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    Asthma is a common chronic airways disease. The goal of asthma management is to control symptoms while minimizing the side effects of treatment. Following a period of stable asthma, clinicians should consider stepping down treatment. This approach is recommended by current guidelines. Step-down has been studied for several types of asthma drug regimens, and certain approaches may have lower risk than others. Systematic reviews of multiple trials support the following specific step-down approaches: optimizing inhaled corticosteroid dosing when stepping down oral corticosteroid, reducing inhaled corticosteroid from a higher dose, lowering inhaled corticosteroid-long acting bronchodilator (ICS-LABA) dose while adding ICS-LABA on-demand, adding leukotriene receptor antagonist (LTRA) while lowering inhaled corticosteroid dose, and using allergen immunotherapy when reducing inhaled corticosteroid from a higher dose. Systematic reviews of multiple trials support an increased risk of asthma exacerbation for patients who completely stop taking inhaled corticosteroid or long acting bronchodilator. Strategies to implement step-down in practice include the use of risk prediction as well as tools to support shared decision making and communication about risk between clinicians and patients. Published by the BMJ Publishing Group Limited. For permission to use (where not already granted under a licence) please go to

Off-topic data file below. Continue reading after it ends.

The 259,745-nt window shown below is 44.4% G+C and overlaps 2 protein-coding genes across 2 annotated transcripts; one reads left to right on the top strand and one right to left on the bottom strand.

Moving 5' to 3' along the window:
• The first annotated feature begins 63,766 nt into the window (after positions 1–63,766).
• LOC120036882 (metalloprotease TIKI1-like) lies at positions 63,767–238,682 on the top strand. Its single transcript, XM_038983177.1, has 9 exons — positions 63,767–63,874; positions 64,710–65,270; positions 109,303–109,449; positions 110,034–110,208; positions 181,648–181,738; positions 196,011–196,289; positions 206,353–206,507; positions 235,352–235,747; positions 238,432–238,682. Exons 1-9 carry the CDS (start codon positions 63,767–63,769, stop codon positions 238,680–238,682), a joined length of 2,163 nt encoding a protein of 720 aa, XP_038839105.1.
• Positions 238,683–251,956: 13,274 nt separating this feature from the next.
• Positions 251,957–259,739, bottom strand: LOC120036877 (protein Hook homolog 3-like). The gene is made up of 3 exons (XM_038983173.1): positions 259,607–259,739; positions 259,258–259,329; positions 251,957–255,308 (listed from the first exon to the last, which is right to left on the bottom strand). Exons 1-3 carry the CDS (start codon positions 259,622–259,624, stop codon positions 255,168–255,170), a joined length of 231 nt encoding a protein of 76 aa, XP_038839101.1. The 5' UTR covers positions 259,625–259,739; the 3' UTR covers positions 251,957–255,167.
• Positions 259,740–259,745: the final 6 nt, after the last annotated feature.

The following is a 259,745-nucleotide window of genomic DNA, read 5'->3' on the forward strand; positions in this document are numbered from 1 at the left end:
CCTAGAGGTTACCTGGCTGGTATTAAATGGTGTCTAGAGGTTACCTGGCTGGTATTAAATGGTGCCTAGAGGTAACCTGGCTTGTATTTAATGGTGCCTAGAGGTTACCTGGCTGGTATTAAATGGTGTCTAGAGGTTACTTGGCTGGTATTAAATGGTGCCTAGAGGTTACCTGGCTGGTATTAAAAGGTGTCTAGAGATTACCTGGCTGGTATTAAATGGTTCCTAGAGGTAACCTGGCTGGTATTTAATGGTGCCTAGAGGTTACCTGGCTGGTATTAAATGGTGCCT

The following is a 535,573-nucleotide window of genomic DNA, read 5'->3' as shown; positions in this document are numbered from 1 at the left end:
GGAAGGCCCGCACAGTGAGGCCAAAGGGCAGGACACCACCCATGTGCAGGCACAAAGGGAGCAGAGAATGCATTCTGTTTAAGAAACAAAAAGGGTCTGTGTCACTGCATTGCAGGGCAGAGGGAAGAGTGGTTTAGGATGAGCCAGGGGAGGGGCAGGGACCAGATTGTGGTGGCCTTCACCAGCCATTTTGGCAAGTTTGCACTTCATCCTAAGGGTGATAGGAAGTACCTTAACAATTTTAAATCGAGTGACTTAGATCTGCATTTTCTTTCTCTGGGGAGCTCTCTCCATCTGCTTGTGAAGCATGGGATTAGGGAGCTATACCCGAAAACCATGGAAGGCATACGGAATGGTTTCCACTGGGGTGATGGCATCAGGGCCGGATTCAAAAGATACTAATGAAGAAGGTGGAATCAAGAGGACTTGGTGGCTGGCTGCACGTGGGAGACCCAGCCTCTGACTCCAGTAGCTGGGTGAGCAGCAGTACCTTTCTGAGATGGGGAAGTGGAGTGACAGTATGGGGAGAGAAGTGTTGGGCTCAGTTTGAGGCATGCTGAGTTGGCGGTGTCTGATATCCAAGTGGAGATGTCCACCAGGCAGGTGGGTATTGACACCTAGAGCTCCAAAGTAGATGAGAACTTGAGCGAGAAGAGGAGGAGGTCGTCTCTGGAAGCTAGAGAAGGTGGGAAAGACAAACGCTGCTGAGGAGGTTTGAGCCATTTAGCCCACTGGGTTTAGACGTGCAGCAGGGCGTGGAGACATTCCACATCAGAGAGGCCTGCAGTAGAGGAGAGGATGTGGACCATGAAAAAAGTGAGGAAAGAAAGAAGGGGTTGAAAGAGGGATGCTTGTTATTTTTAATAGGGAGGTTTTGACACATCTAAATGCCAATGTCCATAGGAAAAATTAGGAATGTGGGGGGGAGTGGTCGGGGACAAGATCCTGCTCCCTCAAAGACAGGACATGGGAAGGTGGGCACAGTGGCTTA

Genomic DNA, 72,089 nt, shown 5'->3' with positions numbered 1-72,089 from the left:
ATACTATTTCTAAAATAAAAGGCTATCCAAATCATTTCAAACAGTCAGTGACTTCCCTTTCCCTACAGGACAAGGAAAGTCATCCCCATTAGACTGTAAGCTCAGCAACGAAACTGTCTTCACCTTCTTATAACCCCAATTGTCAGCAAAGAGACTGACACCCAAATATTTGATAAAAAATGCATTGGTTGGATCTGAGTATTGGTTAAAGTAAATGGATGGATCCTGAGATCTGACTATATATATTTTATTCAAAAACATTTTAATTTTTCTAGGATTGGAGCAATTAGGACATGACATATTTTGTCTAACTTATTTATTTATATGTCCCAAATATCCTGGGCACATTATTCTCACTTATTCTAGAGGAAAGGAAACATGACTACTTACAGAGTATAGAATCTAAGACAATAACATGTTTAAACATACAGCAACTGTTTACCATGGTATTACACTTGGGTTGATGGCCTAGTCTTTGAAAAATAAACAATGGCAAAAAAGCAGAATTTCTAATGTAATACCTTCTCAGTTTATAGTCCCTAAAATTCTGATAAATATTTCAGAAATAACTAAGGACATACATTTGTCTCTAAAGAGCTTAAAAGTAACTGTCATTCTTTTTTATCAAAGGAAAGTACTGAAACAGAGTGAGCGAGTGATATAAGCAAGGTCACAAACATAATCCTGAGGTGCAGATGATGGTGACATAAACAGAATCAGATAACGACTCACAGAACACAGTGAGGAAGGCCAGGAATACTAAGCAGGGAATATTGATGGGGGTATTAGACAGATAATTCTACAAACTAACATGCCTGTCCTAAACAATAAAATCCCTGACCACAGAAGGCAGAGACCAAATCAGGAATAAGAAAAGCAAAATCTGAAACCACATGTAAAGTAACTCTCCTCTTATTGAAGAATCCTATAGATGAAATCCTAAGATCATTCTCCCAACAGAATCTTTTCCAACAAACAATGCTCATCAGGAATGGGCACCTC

Michael R Gionfriddo, John B Hagan, Matthew A Rank. Why and how to step down chronic asthma drugs. BMJ (Clinical research ed.). 2017 Oct 16;359:j4438

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    PMID: 29038166

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